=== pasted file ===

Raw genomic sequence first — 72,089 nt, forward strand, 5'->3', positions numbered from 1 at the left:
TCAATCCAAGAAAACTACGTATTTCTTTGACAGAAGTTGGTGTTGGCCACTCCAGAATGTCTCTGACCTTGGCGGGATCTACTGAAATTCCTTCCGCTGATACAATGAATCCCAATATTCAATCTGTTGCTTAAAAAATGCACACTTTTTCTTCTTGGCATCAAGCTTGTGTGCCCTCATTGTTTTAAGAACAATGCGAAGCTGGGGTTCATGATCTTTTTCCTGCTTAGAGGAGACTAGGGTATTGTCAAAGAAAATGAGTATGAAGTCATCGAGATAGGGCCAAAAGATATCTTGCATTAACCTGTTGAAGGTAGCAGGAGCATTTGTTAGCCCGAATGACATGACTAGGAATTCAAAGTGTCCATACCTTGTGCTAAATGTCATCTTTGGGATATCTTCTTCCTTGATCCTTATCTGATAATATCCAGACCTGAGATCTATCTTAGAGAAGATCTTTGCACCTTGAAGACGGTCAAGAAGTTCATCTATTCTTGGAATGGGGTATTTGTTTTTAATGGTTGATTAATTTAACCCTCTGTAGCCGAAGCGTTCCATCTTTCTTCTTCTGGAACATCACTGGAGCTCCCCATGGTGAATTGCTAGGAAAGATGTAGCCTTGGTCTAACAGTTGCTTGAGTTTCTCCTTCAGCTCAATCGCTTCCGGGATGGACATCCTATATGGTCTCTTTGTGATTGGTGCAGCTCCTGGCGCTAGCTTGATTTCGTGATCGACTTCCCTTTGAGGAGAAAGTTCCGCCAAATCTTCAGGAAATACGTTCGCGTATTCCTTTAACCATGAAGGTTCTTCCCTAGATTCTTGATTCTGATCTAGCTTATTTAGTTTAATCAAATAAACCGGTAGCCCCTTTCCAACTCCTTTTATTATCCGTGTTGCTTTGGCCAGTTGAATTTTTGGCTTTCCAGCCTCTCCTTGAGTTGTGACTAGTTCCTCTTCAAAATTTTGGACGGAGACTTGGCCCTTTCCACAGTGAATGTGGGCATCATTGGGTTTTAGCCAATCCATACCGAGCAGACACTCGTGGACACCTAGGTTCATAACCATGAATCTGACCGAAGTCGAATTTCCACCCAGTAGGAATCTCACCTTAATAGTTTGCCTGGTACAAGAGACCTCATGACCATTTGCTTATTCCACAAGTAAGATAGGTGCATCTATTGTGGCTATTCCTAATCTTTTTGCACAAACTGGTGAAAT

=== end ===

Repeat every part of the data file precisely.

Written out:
Raw genomic sequence first — 72,089 nt, forward strand, 5'->3', positions numbered from 1 at the left:
TCAATCCAAGAAAACTACGTATTTCTTTGACAGAAGTTGGTGTTGGCCACTCCAGAATGTCTCTGACCTTGGCGGGATCTACTGAAATTCCTTCCGCTGATACAATGAATCCCAATATTCAATCTGTTGCTTAAAAAATGCACACTTTTTCTTCTTGGCATCAAGCTTGTGTGCCCTCATTGTTTTAAGAACAATGCGAAGCTGGGGTTCATGATCTTTTTCCTGCTTAGAGGAGACTAGGGTATTGTCAAAGAAAATGAGTATGAAGTCATCGAGATAGGGCCAAAAGATATCTTGCATTAACCTGTTGAAGGTAGCAGGAGCATTTGTTAGCCCGAATGACATGACTAGGAATTCAAAGTGTCCATACCTTGTGCTAAATGTCATCTTTGGGATATCTTCTTCCTTGATCCTTATCTGATAATATCCAGACCTGAGATCTATCTTAGAGAAGATCTTTGCACCTTGAAGACGGTCAAGAAGTTCATCTATTCTTGGAATGGGGTATTTGTTTTTAATGGTTGATTAATTTAACCCTCTGTAGCCGAAGCGTTCCATCTTTCTTCTTCTGGAACATCACTGGAGCTCCCCATGGTGAATTGCTAGGAAAGATGTAGCCTTGGTCTAACAGTTGCTTGAGTTTCTCCTTCAGCTCAATCGCTTCCGGGATGGACATCCTATATGGTCTCTTTGTGATTGGTGCAGCTCCTGGCGCTAGCTTGATTTCGTGATCGACTTCCCTTTGAGGAGAAAGTTCCGCCAAATCTTCAGGAAATACGTTCGCGTATTCCTTTAACCATGAAGGTTCTTCCCTAGATTCTTGATTCTGATCTAGCTTATTTAGTTTAATCAAATAAACCGGTAGCCCCTTTCCAACTCCTTTTATTATCCGTGTTGCTTTGGCCAGTTGAATTTTTGGCTTTCCAGCCTCTCCTTGAGTTGTGACTAGTTCCTCTTCAAAATTTTGGACGGAGACTTGGCCCTTTCCACAGTGAATGTGGGCATCATTGGGTTTTAGCCAATCCATACCGAGCAGACACTCGTGGACACCTAGGTTCATAACCATGAATCTGACCGAAGTCGAATTTCCACCCAGTAGGAATCTCACCTTAATAGTTTGCCTGGTACAAGAGACCTCATGACCATTTGCTTATTCCACAAGTAAGATAGGTGCATCTATTGTGGCTATTCCTAATCTTTTTGCACAAACTGGTGAAAT